It’s also important to remember that the value of your share portfolio rises and falls all the time. So while your portfolio might be worth $50,000 now, in 12 months’ time the value could have dropped to $40,000 or even less, which would obviously have a huge impact on the amount you borrow and your ability to service the loan.

What are my options?

One solution to this problem is to sell your shares and use the resulting proceeds to cover your deposit. This is a simple way around the problem and if you sell enough shares to raise at least a 20% deposit, you can avoid the cost of lender’s mortgage insurance (LMI). Just remember to factor the cost of any capital gains tax you have to pay into your calculations.

However, this may not be the most convenient solution for you if the share market is underperforming at the moment or if you view your stocks as long-term investments. If this is the case, you might want to consider the possibility of taking out a margin loan. These loans allow you to borrow money to invest and use the shares you own as security, and could help you raise enough funds for a deposit.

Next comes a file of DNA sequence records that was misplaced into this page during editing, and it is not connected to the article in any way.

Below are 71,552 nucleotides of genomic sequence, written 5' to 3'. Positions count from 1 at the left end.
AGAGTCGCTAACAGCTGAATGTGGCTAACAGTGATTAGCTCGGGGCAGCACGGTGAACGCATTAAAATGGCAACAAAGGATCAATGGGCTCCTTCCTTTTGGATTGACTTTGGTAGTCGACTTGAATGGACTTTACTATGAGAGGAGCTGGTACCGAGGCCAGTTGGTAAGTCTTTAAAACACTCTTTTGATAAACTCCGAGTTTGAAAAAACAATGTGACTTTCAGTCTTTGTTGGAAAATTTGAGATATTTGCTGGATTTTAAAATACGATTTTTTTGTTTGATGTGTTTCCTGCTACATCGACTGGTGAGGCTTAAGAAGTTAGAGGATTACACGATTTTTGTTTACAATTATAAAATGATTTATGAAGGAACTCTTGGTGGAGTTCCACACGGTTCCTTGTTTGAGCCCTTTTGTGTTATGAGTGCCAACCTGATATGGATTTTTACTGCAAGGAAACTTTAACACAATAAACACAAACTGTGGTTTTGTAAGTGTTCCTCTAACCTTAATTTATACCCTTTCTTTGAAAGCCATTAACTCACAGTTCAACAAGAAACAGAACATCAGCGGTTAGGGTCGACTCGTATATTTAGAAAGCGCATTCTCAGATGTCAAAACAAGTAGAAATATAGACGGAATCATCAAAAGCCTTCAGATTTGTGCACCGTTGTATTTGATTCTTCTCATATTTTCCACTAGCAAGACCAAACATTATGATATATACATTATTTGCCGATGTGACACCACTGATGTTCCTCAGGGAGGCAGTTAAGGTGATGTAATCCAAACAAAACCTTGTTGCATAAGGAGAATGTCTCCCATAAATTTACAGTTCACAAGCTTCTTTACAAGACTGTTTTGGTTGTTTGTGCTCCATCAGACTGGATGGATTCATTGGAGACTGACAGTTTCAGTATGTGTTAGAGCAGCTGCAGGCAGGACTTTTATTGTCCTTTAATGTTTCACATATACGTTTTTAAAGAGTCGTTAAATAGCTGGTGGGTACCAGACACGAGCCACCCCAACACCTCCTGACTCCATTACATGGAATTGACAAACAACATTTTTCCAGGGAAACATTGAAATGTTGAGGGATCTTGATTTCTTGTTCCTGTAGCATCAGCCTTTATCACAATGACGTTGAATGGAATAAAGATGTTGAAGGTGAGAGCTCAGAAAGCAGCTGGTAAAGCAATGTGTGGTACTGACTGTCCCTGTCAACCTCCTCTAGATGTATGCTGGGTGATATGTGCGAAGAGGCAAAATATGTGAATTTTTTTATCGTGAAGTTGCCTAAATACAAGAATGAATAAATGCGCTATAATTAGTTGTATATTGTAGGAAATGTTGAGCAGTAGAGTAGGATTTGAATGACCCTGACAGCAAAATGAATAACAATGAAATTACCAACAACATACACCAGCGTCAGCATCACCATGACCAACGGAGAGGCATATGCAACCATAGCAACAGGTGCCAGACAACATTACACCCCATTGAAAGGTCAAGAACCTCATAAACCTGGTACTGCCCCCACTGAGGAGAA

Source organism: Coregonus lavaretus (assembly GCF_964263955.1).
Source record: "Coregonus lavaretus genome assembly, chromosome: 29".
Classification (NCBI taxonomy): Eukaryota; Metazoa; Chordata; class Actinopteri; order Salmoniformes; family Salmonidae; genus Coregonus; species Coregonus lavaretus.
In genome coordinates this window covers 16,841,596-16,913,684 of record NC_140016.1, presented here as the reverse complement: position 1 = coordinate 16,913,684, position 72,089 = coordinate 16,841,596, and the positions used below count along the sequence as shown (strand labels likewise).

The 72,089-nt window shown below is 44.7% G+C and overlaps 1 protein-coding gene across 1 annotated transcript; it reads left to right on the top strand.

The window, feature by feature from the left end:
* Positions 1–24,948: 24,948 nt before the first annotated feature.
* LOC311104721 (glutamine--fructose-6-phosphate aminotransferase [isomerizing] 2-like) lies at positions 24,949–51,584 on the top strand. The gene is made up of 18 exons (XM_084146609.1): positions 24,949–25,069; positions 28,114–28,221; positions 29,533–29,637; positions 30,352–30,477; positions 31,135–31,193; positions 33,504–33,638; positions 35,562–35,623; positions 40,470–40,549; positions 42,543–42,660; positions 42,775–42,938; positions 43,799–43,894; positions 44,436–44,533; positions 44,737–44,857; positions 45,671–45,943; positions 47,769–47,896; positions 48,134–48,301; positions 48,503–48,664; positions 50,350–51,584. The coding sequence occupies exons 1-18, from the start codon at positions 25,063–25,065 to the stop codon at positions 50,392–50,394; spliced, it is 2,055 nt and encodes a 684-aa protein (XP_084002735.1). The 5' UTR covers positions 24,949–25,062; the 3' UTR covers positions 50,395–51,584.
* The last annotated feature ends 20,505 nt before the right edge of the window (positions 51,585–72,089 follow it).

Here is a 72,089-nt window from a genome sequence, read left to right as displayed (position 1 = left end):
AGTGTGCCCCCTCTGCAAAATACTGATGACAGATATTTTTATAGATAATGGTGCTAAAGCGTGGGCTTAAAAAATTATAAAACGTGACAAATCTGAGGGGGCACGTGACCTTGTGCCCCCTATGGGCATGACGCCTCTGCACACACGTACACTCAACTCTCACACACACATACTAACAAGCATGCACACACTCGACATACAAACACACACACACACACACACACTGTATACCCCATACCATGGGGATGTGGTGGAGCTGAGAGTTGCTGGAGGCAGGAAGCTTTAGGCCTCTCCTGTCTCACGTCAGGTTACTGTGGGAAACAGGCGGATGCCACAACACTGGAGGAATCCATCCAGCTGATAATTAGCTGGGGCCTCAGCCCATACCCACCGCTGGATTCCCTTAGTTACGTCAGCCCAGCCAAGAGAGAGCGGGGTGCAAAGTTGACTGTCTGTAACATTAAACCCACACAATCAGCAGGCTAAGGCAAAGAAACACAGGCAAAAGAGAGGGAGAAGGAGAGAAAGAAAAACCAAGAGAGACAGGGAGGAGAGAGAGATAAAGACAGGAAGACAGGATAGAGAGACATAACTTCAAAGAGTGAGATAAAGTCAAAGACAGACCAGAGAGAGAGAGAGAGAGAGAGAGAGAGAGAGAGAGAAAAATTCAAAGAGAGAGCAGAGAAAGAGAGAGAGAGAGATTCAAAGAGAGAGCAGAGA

However, margin loans are for experienced investors only and come with plenty of risks attached, so research all your options thoroughly before going down this path.

What are margin loans?

Margin loans are loans designed to allow you to borrow money to invest in shares or managed funds. Your existing share portfolio or managed fund portfolio is used as security for the loan, allowing you to increase the amount of money you invest.

If your investment portfolio increases in value, margin loans let you take advantage of increased returns. However, if the value of your portfolio drops, any losses you incur will be magnified.

Following the significant financial fallout of the GFC, margin loans have been declining in popularity in Australia. Figures from the Reserve Bank of Australia reveal that the number of margin loans in Australia fell from 248,000 in June 2008 to 137,000 in June 2016.

How do margin loans work?